Dr. Paul Kengor
Editor’s note: A version of this article first appeared at American Spectator.
There’s an old joke from the Cold War. It went like this: Hardline East German communist Walter Ulbricht (who erected the Berlin Wall) died and went to hell. There, the devil gave him a choice between the socialist sector and the capitalist sector. Devoted to the end, Ulbricht stuck to the faith, saying: “I’ll go to the socialist sector.” “Good choice,” averred the devil. “Over in the capitalist sector, they’re getting the full hellfire treatment. But in the socialist sector, they’ve run out of coal.”
Say what you want of Hugo Chavez, of his tactics, of his beliefs, and (as many are doing) of perhaps where he might be right now, but this much is certain: he stuck to the faith.
Many of us were downright amazed when Chavez, in his late 50s and desperately ill from cancer, opted to go to Cuba for treatment. It was a surefire death sentence. Only the most hopelessly devoted communist would be so naïve. Loaded with vast wealth he stole from his people, Chavez effectively chose acupuncture over the 21st-century healthcare widely available anywhere in the West.
And yet, the Venezuelan dictator clung to his religion. He went to Havana. Chavez apparently gained some measure of comfort near the aging breast of his dying, beloved Fidel. He had so much in common with Castro, admiring the totalitarian’s unparalleled, unprecedented seizure of power and resources, all in the name of redistribution and “social justice.” Like Fidel, he pilfered enough riches from the ostracized affluent class to make himself one of the world’s wealthiest leaders.
As he did, he churned the propaganda, blaming his nation’s every ill on his predecessors and on the alleged criminality of the very same rich — as Fidel has done, as the left generally has done.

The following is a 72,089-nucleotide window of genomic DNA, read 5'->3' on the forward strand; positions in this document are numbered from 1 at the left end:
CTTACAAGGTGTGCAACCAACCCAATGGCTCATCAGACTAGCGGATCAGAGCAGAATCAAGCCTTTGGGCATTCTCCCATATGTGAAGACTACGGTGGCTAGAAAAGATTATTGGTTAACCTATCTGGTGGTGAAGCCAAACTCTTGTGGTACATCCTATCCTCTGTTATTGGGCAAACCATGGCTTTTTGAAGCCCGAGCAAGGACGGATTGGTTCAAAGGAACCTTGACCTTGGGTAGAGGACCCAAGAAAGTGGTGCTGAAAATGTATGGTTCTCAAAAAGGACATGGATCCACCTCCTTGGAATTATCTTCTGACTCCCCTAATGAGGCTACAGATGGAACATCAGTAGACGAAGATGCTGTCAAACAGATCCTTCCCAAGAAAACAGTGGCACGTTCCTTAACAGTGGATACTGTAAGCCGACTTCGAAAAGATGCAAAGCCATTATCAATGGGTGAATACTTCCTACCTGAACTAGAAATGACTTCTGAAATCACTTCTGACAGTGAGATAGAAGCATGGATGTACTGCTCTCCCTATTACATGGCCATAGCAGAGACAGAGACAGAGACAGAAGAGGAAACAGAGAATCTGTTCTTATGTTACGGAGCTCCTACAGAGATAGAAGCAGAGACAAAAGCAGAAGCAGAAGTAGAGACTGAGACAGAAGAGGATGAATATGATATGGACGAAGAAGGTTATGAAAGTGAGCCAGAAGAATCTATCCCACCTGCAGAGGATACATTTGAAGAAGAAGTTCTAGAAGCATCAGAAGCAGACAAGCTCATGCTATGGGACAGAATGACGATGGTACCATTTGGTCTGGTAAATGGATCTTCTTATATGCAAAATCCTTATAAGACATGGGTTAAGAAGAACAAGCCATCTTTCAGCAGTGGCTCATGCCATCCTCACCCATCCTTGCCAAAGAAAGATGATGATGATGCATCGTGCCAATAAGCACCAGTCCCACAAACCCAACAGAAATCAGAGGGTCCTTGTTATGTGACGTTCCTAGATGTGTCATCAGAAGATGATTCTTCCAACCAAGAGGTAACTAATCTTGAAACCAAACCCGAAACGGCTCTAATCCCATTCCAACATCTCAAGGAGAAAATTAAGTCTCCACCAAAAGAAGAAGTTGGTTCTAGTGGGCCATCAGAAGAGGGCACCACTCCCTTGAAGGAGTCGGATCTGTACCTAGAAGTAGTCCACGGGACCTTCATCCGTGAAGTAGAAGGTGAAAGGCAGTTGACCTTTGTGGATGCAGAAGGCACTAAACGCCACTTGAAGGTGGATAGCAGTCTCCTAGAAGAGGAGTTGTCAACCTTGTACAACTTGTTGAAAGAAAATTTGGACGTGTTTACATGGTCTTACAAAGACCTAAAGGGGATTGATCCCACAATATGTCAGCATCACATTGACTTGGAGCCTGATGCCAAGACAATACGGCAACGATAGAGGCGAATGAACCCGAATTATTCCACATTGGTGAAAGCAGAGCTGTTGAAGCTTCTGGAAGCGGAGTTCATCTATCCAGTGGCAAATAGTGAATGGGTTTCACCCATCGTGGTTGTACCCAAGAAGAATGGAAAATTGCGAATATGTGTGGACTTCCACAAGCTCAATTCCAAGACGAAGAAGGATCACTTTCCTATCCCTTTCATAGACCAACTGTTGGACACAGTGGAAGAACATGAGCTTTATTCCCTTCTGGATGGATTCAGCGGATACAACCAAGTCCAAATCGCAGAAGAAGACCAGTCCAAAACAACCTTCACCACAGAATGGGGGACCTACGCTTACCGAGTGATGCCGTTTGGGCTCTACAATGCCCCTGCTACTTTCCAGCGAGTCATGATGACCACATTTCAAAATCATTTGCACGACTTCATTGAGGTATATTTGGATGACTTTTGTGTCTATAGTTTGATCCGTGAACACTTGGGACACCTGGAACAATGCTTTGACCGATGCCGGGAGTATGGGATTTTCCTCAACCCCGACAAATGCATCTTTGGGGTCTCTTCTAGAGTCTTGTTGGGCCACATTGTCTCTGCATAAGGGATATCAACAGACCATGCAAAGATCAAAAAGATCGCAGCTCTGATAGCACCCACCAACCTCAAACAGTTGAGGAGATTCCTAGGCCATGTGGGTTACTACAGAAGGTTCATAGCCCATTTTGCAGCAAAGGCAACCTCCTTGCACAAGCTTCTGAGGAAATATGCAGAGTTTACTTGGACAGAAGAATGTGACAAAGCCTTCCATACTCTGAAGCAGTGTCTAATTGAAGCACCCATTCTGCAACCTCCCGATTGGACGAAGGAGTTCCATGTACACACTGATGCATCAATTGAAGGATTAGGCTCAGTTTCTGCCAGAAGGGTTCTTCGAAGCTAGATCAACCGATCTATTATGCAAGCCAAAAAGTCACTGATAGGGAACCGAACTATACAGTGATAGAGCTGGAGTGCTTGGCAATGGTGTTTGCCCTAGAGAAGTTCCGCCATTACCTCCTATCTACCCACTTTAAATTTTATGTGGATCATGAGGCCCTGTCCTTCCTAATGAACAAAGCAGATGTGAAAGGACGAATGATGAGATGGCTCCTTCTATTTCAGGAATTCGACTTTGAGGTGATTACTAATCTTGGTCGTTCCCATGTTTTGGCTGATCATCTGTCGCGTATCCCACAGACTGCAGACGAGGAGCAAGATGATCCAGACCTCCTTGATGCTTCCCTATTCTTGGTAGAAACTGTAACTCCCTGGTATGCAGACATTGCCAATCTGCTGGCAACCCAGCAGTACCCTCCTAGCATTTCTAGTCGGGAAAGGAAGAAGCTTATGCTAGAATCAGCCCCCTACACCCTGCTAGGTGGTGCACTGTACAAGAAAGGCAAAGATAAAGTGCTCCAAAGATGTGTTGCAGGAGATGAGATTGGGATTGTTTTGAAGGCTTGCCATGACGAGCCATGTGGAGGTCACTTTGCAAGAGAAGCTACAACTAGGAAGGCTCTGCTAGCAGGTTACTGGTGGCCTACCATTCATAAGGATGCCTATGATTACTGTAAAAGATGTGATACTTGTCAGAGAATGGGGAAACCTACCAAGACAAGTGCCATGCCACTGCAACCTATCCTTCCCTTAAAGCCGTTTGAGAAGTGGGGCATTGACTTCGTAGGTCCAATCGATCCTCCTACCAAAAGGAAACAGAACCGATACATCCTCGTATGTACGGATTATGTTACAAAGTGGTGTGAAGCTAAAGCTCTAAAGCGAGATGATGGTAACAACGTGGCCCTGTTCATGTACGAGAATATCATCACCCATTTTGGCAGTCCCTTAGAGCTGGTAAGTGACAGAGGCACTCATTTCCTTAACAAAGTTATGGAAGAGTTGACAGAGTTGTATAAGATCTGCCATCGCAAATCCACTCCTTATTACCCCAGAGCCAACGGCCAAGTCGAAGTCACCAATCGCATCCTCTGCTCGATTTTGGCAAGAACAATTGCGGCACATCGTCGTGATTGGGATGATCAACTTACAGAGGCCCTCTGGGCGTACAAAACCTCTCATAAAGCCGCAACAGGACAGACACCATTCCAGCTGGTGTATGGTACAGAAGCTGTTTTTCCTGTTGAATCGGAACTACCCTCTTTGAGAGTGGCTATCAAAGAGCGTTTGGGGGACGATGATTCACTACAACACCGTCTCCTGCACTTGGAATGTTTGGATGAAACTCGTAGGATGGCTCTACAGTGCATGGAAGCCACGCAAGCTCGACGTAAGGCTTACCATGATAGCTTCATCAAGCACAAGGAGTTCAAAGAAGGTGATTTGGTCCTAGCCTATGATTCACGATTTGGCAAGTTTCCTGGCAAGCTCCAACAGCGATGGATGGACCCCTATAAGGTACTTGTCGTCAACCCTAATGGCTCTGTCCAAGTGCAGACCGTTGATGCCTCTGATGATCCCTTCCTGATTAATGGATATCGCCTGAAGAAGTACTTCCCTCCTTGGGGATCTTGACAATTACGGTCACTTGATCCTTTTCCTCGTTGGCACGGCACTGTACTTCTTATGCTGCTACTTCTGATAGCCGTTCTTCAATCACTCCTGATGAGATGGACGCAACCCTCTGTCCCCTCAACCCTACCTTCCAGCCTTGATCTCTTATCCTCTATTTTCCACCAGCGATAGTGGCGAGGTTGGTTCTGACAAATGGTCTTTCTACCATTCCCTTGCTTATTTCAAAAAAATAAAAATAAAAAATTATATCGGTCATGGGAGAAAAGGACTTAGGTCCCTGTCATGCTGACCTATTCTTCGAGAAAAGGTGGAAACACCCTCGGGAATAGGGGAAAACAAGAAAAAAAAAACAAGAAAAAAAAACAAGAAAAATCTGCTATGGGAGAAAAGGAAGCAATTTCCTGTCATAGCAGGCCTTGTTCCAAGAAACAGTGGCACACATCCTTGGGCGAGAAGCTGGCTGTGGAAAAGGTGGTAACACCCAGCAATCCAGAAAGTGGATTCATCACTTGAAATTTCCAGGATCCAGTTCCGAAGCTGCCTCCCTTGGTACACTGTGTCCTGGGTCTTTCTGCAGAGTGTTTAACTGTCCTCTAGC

A few years back, my wife and I were in Washington meeting with an old friend from grad-school days, a native of Venezuela named Daria. When we introduced her to another acquaintance, she remarked with a sad smile, “I’m from Venezuela. We’re communist now.”
In Chavez’s partial defense — and this isn’t saying much — he never achieved the scales of collectivism and depths of depravity of Fidel Castro, or of the world’s really bad communists. Venezuela didn’t become Cuba or the Soviet Union. Needless to say, Hugo Chavez was no Joe Stalin — even as, remarkably, he died on the 60th anniversary of Stalin’s death.
Nonetheless, like any man of the left, he had his enemy groups, and he used them to full advantage. Some of these assorted villains were flagged in a curious Washington Post obituary which headlined Chavez as a “passionate” albeit “polarizing” figure. What earned him even this slight compliment from the Post? Who knows? The same article noted that Chavez referred to the Catholic Church hierarchy as “devils in vestments.” But perhaps the Post was impressed less with Chavez’s opprobrium for the Catholic Church than his encomiums for Barack Obama.
Of course, Chavez was a big fan of Obama. He made this clear the first year of Obama’s presidency. In an extraordinary statement at the United Nations that September, Chavez sniffed, “It doesn’t smell of sulfur here anymore.” This was a swipe at former President George W. Bush. Waxing almost spiritual, Chavez mused: “It smells of something else. It smells of hope.”
Yes, even to Hugo Chavez, Barack Obama equaled hope; the theological virtue of Obama. The Venezuelan caudillo inspiringly appealed to David Axelrod’s legendary campaign slogan.
And like Obama, Chavez just as quickly jettisoned the words of hope when less-inspiring rhetoric better suited his intentions. He excelled at blaming things on the rich, on profit seekers, on greedy corporations, on nefarious jet-owners and millionaires and billionaires, on banks, on investors, and, of course, on George W. Bush. Unlike Obama, who he spoke of in angelic terms, Chavez called George W. Bush a “devil.”
Chavez often seemed to invoke the devil. Alinsky-like, Chavez constantly isolated his targets and demonized them, calling them “degenerates,” “squealing pigs,” and “counter-revolutionaries.” It was pure demagoguery.
In this, and more, Hugo Chavez was faithful to the very end. Did he really think he would be healed in Havana? Was there no other hope?
Or, in the end, maybe faith was all that Chavez had. He should have learned from millions of Cubans over the last 50-plus years: faith in Fidel leads only to destruction and death.
(Kengor is professor of political science at Grove City College in Pennsylvania.)